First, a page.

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New ethical issues arise in the convergence of nanotechnology, biomedicine, information technology, and cognitive science (NBIC). This chapter considers the ethical issues associated with two central features of the NBIC initiative: the accelerating rate of development, and the goal of enhancing human performance. Traditionally, ethical reflection has come only after research and development, and the application of innovations was slow enough that the discussion could be far advanced before their full impact had been felt, but the rapidity of NBIC progress will require ethical reflection at all steps in the process. Many critics and ethicists argue that technology should only return humans to "natural" levels of functioning, rather than give them new or greater capabilities. The Convergence Movement may need to address enhancement directly and make the case for why it could be an ethical goal. The chapter ends with a closing remark on the convergence of the sciences with the humanities.
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The political terrain of the 20th century was shaped by the economic issues of taxation, labor, and social welfare and the cultural issues of race, nationalism, gender, and civil liberties. The political terrain of the 21st century will add a new dimension - technopolitics. At one end of the technopolitical spectrum are the technoconservatives, defending "human dignity" and the environment from technological progress. On the other end of the spectrum are the technoprogressives, holders of the Enlightenment faith that scientific and technological progress is liberating. Some of the key points of conflict in the emerging technopolitical struggle are the bioethical debates over human enhancement technologies. Technoprogressives such as "transhumanists" advocate for the right to use technologies that transcend human limitations, whereas technoconservatives argue for a strict limit on the nontherapeutic uses of biomedicine. Technopolitics has cut across the existing political lines and created odd coalitions between left-wing and right-wing technoconservatives on one side and technolibertarians and technodemocrats on the other. Future technopolitical debates are suggested that will force further technopolitical polarization.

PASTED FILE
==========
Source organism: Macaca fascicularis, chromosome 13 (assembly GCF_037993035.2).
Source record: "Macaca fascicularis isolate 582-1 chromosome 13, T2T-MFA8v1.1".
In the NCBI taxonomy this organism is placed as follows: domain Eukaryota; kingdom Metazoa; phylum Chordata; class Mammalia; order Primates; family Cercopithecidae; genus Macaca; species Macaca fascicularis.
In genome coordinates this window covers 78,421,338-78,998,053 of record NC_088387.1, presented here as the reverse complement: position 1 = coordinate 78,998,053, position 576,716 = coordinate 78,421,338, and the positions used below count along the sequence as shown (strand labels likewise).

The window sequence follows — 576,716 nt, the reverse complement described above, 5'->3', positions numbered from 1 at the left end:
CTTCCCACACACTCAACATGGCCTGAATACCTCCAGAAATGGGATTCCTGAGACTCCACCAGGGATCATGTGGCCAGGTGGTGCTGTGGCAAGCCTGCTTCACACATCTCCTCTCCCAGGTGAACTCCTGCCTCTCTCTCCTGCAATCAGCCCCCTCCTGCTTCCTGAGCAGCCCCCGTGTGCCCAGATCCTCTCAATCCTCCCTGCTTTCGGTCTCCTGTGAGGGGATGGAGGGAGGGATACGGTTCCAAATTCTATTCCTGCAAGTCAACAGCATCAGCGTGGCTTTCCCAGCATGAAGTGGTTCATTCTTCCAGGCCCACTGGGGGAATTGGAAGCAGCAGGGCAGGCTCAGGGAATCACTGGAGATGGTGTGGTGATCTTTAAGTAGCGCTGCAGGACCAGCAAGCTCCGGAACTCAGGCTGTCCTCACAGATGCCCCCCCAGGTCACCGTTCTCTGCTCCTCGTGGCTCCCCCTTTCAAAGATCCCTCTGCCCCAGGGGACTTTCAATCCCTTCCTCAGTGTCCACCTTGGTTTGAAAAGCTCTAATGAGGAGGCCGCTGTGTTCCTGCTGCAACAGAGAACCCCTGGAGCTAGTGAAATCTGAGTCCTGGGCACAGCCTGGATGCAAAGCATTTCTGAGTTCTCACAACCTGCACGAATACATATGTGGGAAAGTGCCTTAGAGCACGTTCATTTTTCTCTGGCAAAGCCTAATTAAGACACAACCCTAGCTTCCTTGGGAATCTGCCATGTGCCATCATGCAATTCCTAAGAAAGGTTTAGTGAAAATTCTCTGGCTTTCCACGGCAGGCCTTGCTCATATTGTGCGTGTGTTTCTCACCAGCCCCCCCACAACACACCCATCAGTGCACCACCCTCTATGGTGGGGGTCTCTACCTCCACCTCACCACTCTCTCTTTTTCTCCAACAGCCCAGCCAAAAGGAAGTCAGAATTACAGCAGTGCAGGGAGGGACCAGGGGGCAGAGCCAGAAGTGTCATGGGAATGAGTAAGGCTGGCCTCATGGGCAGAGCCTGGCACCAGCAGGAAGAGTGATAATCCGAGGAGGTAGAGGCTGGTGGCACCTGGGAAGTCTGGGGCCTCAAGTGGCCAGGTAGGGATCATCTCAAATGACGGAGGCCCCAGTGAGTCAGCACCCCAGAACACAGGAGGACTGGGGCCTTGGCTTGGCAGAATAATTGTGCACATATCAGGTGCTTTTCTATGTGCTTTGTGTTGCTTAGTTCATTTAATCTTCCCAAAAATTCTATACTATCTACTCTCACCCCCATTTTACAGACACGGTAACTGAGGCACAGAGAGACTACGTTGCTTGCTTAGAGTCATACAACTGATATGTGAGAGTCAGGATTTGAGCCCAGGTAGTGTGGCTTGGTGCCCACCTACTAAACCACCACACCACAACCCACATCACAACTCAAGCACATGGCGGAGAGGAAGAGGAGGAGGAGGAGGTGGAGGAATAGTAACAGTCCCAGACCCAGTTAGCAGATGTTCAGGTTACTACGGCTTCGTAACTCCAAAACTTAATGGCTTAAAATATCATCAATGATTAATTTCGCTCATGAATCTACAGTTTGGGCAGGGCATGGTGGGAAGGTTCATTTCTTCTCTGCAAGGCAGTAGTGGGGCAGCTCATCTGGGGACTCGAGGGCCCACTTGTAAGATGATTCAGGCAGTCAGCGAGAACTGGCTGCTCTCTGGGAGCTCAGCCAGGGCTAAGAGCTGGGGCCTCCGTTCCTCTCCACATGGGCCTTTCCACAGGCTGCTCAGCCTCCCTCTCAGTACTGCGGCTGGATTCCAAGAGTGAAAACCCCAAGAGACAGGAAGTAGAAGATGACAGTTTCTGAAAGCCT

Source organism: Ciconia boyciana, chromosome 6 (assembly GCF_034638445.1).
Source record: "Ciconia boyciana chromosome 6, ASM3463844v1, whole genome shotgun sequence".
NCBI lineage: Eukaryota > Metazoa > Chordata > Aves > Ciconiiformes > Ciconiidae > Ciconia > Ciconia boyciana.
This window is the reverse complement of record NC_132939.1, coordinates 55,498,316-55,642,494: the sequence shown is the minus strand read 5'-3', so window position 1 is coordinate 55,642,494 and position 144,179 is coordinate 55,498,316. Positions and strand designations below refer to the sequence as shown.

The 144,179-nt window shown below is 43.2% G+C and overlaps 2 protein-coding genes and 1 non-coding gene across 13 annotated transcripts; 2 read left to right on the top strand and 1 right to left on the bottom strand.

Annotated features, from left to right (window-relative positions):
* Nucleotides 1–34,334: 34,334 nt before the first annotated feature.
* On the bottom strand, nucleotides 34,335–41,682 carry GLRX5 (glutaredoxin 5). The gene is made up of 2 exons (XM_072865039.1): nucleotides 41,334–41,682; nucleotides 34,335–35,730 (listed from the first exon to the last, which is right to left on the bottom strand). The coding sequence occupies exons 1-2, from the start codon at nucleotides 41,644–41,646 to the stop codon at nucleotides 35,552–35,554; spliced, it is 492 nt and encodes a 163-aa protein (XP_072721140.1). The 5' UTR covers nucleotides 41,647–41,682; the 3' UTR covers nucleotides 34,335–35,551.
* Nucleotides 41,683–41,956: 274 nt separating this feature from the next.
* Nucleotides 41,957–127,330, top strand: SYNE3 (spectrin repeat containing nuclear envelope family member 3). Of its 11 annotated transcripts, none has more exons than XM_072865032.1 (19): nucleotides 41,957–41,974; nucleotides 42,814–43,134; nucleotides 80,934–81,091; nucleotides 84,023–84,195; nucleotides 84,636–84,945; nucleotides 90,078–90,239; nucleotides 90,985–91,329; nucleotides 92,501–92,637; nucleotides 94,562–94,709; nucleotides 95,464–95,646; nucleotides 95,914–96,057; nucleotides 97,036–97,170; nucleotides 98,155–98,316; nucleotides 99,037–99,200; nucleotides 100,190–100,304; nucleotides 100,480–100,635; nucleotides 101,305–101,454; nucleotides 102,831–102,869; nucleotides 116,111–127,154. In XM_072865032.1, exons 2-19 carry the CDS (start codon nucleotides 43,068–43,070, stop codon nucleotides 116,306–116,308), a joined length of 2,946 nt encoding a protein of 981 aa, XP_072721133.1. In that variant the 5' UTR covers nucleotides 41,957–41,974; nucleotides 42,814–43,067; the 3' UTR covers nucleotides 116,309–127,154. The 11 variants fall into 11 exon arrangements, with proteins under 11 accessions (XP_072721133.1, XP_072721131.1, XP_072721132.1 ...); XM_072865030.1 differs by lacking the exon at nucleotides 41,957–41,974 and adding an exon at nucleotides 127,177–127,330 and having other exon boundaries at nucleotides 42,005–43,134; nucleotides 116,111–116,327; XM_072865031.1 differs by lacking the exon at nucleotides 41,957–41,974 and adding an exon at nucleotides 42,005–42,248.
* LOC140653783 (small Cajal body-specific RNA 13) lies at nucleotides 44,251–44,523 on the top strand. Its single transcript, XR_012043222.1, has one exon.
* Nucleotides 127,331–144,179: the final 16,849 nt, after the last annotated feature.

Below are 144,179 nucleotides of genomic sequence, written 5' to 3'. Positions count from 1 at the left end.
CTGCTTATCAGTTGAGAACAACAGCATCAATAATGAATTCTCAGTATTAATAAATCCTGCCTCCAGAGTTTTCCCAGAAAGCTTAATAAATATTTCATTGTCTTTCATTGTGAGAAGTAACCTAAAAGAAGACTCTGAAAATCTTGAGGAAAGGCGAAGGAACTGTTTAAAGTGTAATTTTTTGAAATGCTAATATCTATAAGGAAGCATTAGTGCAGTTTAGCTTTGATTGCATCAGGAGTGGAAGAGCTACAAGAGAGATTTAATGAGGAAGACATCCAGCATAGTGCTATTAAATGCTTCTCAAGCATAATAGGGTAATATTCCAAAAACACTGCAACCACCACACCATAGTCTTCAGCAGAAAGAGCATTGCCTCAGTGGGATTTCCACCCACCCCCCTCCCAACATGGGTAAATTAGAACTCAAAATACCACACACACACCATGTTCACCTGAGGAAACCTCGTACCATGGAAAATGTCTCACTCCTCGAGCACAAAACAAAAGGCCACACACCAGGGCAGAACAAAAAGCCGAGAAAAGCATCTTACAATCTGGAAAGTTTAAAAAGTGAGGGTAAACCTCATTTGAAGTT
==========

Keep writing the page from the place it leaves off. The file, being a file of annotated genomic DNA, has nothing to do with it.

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A historical model of techno-economic change with socio- political adjustments is used to illuminate how neurotechnology will influence human society in the next three decades. The impact of neurotechnology in the financial sector is discussed with an overview of how the European Union and the United States are responding to the political and ethical issues that arise from advanced neurotechnology. The development of neurotechnology, tools that analyze and influence the nervous systems, is being accelerated by the convergence of NBIC technologies and will create new leading neurotech clusters.
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The aim of this article is to argue, by example, for neuroethics as a new way of doing ethics. Rather than simply giving us a new subject matter-the ethical issues arising from neuroscience-to attend to, neuroethics offers us the opportunity to refine the tools we use. Ethicists often need to appeal to the intuitions provoked by consideration of cases to evaluate the permissibility of types of actions; data from the sciences of the mind give us reason to believe that some of these intuitions are less reliable than others. I focus on the doctrine of double effect to illustrate my case, arguing that experimental results suggest that appeal to it might be question-begging. The doctrine of double effect is supposed to show that there is a moral difference between effects that are brought about intentionally and those that are merely foreseen; I argue that the data suggest that we regard some effects as merely foreseen only because we regard bringing them about as permissible. Appeal to the doctrine of double effect therefore cannot establish that there are such moral differences.